How To Mosh: Every Move You Must Know
Call it “thrashing,” “slam dancing,” or “going HAM” — it sure doesn’t matter what term you use once you’ve gotten caught in a mosh.
The ultimate physical expression of rock ‘n’ roll’s pure power and energy, moshing has a rich history dating as far back as the late-’70s, derived from punks who’d jump around at shows. Eventually, the speed and aggression of hardcore and thrash metal began to inspire the shoving and slamming we now know — the honest rage and love of music exuded by bands like Black Flag and Anthrax inspiring crowds to take things in an angry-as-hell direction.
That said, moshing wasn’t always a positive release, and many a Nazi and hardcore gangster used the pit as a place to beat people up, inspiring bands like Black Flag, Circle Jerks, and Fugazi to publicly call people out for moshing at their shows. It seemed like the crisis had come to a very public head in 1996, when Smashing Pumpkins publicly announced they were against moshing after a woman died at one of their performances.
But as fans of punk and metal evolved, so did moshing; these days, the pit is much more of a place to blow off steam and give oneself to the power of the riff than partake in a flailing free-for-all. But in case you’ve never had the pleasure of getting your shit rocked at a Lamb Of God show — or simply wish to reconfirm what you know — here’s a move-by-move breakdown of the mosh.
I. BASIC RULES
Before we talk mechanics, let’s go over the generally-accepted rules to moshing. Disobey these at your own risk (i.e. do so, and people will think you’re a towering anus).
1) Pick ’em up when they fall – What it says on the label. When someone falls down, you pick ‘em up before doing anything else.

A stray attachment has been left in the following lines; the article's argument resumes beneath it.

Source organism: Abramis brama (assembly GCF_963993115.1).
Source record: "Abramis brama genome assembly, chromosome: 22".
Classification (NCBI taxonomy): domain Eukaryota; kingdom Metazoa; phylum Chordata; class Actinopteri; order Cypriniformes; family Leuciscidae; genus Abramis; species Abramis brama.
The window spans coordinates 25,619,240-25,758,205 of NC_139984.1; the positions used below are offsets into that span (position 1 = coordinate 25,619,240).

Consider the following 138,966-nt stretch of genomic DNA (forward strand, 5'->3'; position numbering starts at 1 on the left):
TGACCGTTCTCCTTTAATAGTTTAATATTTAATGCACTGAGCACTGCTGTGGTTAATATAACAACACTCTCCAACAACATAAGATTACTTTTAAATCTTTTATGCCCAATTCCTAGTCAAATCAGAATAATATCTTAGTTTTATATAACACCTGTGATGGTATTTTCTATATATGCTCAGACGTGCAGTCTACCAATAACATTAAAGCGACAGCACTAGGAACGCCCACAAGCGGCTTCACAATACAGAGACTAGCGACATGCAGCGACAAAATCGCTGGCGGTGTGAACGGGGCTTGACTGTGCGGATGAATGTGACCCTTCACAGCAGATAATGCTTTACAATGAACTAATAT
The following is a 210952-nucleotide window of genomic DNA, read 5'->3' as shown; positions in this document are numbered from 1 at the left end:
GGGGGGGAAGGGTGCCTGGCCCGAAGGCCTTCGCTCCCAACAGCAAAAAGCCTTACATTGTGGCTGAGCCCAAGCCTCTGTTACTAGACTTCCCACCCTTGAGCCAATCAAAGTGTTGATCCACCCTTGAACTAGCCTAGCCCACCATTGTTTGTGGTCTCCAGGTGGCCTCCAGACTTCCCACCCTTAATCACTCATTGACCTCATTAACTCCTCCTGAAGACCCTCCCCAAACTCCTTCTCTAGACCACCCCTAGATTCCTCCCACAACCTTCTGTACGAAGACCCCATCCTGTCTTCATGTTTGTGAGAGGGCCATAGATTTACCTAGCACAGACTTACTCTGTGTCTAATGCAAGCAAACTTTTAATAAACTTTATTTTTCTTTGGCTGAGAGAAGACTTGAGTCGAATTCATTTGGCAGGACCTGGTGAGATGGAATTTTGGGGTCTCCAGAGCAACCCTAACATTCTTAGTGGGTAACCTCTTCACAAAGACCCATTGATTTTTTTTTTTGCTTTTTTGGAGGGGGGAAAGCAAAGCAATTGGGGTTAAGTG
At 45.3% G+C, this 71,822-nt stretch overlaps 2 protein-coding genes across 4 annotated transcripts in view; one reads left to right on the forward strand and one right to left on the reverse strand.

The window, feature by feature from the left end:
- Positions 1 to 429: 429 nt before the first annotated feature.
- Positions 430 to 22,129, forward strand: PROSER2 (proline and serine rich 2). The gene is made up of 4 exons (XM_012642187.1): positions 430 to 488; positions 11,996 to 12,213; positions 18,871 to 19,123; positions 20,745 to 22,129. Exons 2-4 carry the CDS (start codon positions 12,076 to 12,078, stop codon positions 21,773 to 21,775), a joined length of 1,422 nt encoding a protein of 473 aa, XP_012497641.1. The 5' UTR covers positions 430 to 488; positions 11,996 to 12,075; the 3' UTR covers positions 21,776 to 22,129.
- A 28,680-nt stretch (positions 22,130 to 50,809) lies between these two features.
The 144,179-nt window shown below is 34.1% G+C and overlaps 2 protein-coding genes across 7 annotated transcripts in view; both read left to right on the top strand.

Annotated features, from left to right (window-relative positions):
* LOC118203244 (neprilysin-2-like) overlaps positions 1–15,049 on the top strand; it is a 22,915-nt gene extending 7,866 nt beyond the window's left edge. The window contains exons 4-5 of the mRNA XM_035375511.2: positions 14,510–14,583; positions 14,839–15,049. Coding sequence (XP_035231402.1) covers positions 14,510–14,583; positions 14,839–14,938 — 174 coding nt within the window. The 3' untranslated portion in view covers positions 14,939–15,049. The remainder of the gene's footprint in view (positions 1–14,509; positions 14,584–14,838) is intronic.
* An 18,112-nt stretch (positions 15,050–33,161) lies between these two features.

2) Hold lost items over your head – If you find someone’s lost phone, shoe, watch, glasses or wallet on the floor, hold it over your head and walk around or through the pit so they can find it.
3) No punching, choking, or fighting in general – That shit is how cops get called and venues get closed. Take it outside, champ.
3) Don’t shove someone into the pit who doesn’t want to go – Don’t be an asshole. If you want a better line of sight, move.
4) Karate gets what karate gives – Yeah, you can do several spin-kicks and chop your hands all over the place, but don’t get upset when you get slammed by the huge dude who is sick of you.
5) Don’t crowd-kill – Crowd-killing is when you wile out on the people at the edges of the pit to get them involved. Leave the innocent bystanders alone.
6) Nazis, bullies, and gropers are cruising for an abusing – If you’re here to throw the Heil, beat on someone smaller than you, or cop a feel, you’re begging someone to murder you with a crowbar.
7) No whining – Aw, did a crowd surfer accidentally kick you? Did you get accidentally duffed in the face? Sucks — but guess what? It’s a mosh-pit. There’s a bar in the back to lean on, if you’re not feeling it.
Got it? Great. Let’s move on to…
II. MOSH STYLES AND MOVES
Here are the basic styles of moshing, and the moves that come with them.
Elbow-based moshing. Fun to do, sometimes painful to be around.